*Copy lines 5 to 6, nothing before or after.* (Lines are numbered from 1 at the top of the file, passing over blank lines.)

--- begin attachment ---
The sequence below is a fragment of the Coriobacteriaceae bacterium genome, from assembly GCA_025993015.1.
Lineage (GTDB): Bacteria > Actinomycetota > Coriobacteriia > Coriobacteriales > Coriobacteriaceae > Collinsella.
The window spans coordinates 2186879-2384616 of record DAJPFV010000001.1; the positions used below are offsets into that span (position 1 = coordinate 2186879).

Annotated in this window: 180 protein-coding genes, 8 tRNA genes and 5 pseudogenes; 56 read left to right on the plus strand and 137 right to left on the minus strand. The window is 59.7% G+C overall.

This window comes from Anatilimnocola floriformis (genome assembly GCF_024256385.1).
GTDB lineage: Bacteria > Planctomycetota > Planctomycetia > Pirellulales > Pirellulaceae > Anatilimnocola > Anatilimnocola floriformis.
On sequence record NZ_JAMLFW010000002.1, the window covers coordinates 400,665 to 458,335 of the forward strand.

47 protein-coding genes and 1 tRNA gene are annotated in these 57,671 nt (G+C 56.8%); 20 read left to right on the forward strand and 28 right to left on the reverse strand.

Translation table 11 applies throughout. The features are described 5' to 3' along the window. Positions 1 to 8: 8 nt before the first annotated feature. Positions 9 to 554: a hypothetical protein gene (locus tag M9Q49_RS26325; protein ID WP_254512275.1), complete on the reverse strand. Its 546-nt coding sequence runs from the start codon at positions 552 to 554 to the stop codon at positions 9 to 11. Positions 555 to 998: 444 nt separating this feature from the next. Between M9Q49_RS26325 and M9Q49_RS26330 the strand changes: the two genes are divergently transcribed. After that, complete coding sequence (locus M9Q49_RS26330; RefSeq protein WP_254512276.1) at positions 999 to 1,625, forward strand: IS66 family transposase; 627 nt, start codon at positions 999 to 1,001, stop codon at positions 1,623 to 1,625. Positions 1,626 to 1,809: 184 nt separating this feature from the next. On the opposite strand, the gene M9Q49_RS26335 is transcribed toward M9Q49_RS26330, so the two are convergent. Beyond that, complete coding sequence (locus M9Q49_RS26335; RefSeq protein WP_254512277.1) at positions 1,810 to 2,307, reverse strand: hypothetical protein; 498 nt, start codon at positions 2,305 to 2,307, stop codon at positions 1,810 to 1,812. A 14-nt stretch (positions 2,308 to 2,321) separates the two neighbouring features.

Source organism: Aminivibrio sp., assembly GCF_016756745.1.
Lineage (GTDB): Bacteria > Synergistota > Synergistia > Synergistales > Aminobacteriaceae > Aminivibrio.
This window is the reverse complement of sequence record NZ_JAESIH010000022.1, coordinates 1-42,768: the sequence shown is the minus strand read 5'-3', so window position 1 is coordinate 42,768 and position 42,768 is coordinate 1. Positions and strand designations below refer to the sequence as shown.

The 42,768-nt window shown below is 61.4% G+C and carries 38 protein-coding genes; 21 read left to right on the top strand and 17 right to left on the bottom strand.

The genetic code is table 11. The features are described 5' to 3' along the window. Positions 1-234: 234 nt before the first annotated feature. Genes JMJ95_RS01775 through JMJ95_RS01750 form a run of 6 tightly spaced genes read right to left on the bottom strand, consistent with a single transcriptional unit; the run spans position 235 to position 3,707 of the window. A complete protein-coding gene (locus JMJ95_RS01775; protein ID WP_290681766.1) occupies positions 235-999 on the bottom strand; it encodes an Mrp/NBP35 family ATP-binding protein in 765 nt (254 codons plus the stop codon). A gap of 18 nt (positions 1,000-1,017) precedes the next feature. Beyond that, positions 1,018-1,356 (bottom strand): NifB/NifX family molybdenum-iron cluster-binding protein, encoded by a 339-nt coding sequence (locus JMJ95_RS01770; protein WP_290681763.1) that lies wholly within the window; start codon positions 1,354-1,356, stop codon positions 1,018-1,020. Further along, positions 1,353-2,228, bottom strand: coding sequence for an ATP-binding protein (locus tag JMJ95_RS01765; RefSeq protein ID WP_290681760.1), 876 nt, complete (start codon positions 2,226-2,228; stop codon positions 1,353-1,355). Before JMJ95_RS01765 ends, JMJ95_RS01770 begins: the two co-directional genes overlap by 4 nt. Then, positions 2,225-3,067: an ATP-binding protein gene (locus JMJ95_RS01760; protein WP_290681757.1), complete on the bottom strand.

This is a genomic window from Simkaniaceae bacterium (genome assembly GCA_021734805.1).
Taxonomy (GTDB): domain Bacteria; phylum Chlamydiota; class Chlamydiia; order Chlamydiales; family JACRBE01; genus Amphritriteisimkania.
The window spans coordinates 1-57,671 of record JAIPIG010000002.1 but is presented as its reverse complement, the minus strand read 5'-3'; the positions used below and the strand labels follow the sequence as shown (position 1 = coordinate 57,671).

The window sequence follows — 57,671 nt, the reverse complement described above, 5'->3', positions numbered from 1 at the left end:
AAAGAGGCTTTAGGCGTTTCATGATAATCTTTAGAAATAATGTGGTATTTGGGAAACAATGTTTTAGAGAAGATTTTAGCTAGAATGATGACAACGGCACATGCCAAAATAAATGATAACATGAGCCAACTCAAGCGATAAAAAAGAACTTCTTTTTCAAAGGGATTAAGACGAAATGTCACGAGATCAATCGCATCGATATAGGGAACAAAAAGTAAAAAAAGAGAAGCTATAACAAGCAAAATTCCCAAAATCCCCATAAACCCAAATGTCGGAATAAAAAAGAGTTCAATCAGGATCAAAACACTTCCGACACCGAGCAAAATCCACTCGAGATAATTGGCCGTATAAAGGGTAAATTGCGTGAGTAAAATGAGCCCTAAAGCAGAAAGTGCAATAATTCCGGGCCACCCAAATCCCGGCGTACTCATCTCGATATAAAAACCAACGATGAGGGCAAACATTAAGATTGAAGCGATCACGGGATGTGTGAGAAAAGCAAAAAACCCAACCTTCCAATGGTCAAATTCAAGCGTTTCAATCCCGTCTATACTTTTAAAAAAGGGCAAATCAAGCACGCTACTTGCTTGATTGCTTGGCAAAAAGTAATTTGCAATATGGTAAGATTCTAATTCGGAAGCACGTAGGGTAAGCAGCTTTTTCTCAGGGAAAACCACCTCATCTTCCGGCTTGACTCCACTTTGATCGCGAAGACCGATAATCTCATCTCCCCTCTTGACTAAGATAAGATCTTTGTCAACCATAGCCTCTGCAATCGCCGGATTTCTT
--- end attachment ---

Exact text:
This window comes from Anatilimnocola floriformis (genome assembly GCF_024256385.1).
GTDB lineage: Bacteria > Planctomycetota > Planctomycetia > Pirellulales > Pirellulaceae > Anatilimnocola > Anatilimnocola floriformis.